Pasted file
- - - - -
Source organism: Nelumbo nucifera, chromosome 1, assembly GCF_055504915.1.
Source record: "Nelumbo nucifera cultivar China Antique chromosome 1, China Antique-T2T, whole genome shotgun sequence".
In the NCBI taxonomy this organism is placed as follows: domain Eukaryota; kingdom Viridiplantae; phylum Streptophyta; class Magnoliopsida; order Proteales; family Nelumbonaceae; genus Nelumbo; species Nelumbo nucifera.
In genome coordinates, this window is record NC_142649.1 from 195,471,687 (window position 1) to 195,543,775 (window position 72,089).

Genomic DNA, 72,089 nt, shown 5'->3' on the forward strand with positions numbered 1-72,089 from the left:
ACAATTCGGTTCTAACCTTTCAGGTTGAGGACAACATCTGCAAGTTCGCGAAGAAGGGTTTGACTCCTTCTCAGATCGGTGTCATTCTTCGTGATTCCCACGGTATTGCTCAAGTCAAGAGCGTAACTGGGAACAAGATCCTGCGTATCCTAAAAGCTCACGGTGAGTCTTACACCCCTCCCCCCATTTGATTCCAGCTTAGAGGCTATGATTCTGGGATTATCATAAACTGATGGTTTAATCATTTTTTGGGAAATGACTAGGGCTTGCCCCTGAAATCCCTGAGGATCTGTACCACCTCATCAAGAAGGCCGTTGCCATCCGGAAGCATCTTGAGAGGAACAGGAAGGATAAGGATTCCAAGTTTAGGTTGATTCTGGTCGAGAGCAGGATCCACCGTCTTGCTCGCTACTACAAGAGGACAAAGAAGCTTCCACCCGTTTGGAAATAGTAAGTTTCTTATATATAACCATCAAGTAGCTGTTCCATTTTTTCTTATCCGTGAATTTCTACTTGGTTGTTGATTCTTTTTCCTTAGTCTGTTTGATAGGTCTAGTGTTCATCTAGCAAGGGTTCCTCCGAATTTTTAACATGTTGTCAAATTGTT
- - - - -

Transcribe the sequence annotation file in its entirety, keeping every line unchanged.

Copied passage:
Source organism: Nelumbo nucifera, chromosome 1, assembly GCF_055504915.1.
Source record: "Nelumbo nucifera cultivar China Antique chromosome 1, China Antique-T2T, whole genome shotgun sequence".
In the NCBI taxonomy this organism is placed as follows: domain Eukaryota; kingdom Viridiplantae; phylum Streptophyta; class Magnoliopsida; order Proteales; family Nelumbonaceae; genus Nelumbo; species Nelumbo nucifera.
In genome coordinates, this window is record NC_142649.1 from 195,471,687 (window position 1) to 195,543,775 (window position 72,089).

Genomic DNA, 72,089 nt, shown 5'->3' on the forward strand with positions numbered 1-72,089 from the left:
ACAATTCGGTTCTAACCTTTCAGGTTGAGGACAACATCTGCAAGTTCGCGAAGAAGGGTTTGACTCCTTCTCAGATCGGTGTCATTCTTCGTGATTCCCACGGTATTGCTCAAGTCAAGAGCGTAACTGGGAACAAGATCCTGCGTATCCTAAAAGCTCACGGTGAGTCTTACACCCCTCCCCCCATTTGATTCCAGCTTAGAGGCTATGATTCTGGGATTATCATAAACTGATGGTTTAATCATTTTTTGGGAAATGACTAGGGCTTGCCCCTGAAATCCCTGAGGATCTGTACCACCTCATCAAGAAGGCCGTTGCCATCCGGAAGCATCTTGAGAGGAACAGGAAGGATAAGGATTCCAAGTTTAGGTTGATTCTGGTCGAGAGCAGGATCCACCGTCTTGCTCGCTACTACAAGAGGACAAAGAAGCTTCCACCCGTTTGGAAATAGTAAGTTTCTTATATATAACCATCAAGTAGCTGTTCCATTTTTTCTTATCCGTGAATTTCTACTTGGTTGTTGATTCTTTTTCCTTAGTCTGTTTGATAGGTCTAGTGTTCATCTAGCAAGGGTTCCTCCGAATTTTTAACATGTTGTCAAATTGTT